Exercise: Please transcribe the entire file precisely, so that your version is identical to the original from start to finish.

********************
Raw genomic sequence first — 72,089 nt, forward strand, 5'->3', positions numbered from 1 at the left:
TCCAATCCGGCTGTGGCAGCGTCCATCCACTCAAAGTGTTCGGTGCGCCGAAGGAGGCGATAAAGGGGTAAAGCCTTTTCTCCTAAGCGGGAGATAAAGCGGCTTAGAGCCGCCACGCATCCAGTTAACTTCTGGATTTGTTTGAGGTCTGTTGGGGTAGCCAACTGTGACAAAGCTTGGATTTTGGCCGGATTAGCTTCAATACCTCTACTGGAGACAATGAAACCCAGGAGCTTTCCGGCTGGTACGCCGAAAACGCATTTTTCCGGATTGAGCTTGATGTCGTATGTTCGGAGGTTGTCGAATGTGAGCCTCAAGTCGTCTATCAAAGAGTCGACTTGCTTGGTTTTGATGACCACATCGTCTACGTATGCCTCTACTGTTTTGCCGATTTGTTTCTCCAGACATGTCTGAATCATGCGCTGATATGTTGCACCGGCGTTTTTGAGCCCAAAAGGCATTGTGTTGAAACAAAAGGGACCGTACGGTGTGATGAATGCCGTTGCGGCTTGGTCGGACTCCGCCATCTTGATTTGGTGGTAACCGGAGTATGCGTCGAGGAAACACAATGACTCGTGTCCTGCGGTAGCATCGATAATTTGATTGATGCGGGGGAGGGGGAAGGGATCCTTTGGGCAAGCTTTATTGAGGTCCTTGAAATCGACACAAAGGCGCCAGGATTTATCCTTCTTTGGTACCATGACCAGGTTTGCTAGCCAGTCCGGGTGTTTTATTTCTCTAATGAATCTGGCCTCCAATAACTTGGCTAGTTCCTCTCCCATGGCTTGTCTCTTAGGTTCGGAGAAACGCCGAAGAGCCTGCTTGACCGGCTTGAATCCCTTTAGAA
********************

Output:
Raw genomic sequence first — 72,089 nt, forward strand, 5'->3', positions numbered from 1 at the left:
TCCAATCCGGCTGTGGCAGCGTCCATCCACTCAAAGTGTTCGGTGCGCCGAAGGAGGCGATAAAGGGGTAAAGCCTTTTCTCCTAAGCGGGAGATAAAGCGGCTTAGAGCCGCCACGCATCCAGTTAACTTCTGGATTTGTTTGAGGTCTGTTGGGGTAGCCAACTGTGACAAAGCTTGGATTTTGGCCGGATTAGCTTCAATACCTCTACTGGAGACAATGAAACCCAGGAGCTTTCCGGCTGGTACGCCGAAAACGCATTTTTCCGGATTGAGCTTGATGTCGTATGTTCGGAGGTTGTCGAATGTGAGCCTCAAGTCGTCTATCAAAGAGTCGACTTGCTTGGTTTTGATGACCACATCGTCTACGTATGCCTCTACTGTTTTGCCGATTTGTTTCTCCAGACATGTCTGAATCATGCGCTGATATGTTGCACCGGCGTTTTTGAGCCCAAAAGGCATTGTGTTGAAACAAAAGGGACCGTACGGTGTGATGAATGCCGTTGCGGCTTGGTCGGACTCCGCCATCTTGATTTGGTGGTAACCGGAGTATGCGTCGAGGAAACACAATGACTCGTGTCCTGCGGTAGCATCGATAATTTGATTGATGCGGGGGAGGGGGAAGGGATCCTTTGGGCAAGCTTTATTGAGGTCCTTGAAATCGACACAAAGGCGCCAGGATTTATCCTTCTTTGGTACCATGACCAGGTTTGCTAGCCAGTCCGGGTGTTTTATTTCTCTAATGAATCTGGCCTCCAATAACTTGGCTAGTTCCTCTCCCATGGCTTGTCTCTTAGGTTCGGAGAAACGCCGAAGAGCCTGCTTGACCGGCTTGAATCCCTTTAGAA